The Commission for Gender Equality of the House of Representatives of the Parliamentary Assembly of Bosnia and Herzegovina yesterday (Tuesday, 9/22.) held a thematic debate on gender equality and political participation in Bosnia and Herzegovina.
The guests were welcomed by Mirsad Isaković, Chairman of the Commission, and Samra Filipović-Hadžiabdić, Director of the Agency for Gender Equality BiH. In the first part of the session, Samra Filipović-Hadžiabdić and Maja Gasal Vražalica, MP, reminded us of the international obligations in the field of gender equality and political participation, as well as the current state of under-representation of women in the executive and legislative bodies.
What set this thematic debate apart from a large number of similar public discussions and events, were the models that were presented by Saša Gavrić, Executive Director of Sarajevo Open Centre, who suggested two central changes in BiH political system.
The first amendment relates to the government laws at state, entity and cantonal level. This change requires a clear definition that no governments can be appointed if both genders are not represented with min. 40% in its structure. Such a provision should be included in the Law on the Council of Ministers (Article 6) and on the Laws of the Governments of the Republika Srpska and the Federation of Bosnia and Herzegovina, but also in the laws of the cantonal governments. Such provisions would be applied after the general elections in 2018, so that political parties can adopt their internal capacities in the meantime.
The second amendment deals with the legislative bodies at the state, entity and cantonal level. In particular, after analysis of all possible models and interventions, two amendments to the Election law were proposed. The first amendment introduced a quota of 50% for the electoral lists. Under this proposal, the candidates on the election lists would be listed one after the other (so called zipper system), as opposed to the current solution. This would be an increase from the current 40% to an equal 50% representation. With the second change of the BiH Electoral Law, the so-called compensation mandates would be redistributed to the less represented sex. Cca. 30% of all parliamentary mandates on state and entity level are distributed based on compensation mandates (the other 70% are being distributed based on open candidates lists). In the case there are not enough elected women based on the open candidate lists, compensation mandates would be redistributed to female candidates. The same would apply if not enough male candidates would be elected by the open lists. Redistribution would result with a min. 40% representation of both genders in the state and entity parliaments.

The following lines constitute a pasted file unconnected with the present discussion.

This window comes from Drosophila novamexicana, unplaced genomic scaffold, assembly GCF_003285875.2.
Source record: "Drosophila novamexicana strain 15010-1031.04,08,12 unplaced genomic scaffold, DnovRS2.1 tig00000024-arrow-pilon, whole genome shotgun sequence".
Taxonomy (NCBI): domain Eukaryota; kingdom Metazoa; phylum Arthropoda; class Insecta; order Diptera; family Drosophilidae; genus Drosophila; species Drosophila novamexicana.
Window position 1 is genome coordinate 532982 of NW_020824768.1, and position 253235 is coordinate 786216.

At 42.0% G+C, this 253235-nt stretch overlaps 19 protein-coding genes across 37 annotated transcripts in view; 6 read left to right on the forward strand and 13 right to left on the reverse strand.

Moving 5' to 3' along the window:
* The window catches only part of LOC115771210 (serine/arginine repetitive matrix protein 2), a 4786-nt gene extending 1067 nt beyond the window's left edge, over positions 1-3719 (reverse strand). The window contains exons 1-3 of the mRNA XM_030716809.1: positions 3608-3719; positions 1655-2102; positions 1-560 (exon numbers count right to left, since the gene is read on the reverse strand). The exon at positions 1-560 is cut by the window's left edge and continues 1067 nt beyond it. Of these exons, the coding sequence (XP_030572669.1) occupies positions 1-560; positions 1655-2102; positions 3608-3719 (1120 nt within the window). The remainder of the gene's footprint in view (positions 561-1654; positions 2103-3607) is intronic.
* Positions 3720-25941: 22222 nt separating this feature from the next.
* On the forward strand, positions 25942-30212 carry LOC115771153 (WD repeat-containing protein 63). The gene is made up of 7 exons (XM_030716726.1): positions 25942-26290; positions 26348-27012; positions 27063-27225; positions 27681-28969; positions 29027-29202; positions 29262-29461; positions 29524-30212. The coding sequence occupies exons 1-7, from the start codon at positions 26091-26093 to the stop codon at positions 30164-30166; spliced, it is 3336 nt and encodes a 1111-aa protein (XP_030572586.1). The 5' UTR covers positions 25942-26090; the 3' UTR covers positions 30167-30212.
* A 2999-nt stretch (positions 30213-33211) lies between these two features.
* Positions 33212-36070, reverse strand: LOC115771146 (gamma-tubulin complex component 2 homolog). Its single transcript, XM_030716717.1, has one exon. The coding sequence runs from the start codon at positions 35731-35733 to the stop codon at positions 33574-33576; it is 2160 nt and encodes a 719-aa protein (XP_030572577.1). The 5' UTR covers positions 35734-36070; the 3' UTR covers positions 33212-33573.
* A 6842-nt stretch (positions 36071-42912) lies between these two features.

Davorin Semenik, Secretary of the Commission for Gender Equality, presented the draft amendments to the Law on the Council of Ministers BiH, based on the model presented by SOC. This amendment will be on the agenda of the next official session of the Gender Equality Committee, which hopefully will accept the proposal and will propose it to the two parliamentary chambers for adoption. Mr. Semenik also invited colleagues from the parliaments of the entities and cantons to propose similar amendments to the laws of their governments. He also stressed that he hopes that the Gender Equality Committee will discuss the proposed changes on the BiH Electoral Law, that were presented by the Saša Gavrić.
If Bosnia and Herzegovina adopts these amendments to the Law on Council of Ministers and the BiH Election Law, our country would become a positive example for other countries throughout Europe. According to these solutions, after the elections in 2018, BiH would be one of the few countries in the world that have a minimum representation of 40% of women and men in the state parliament and government.
It is the role of all of us to support this changes so they become accepted in the parliamentary procedure.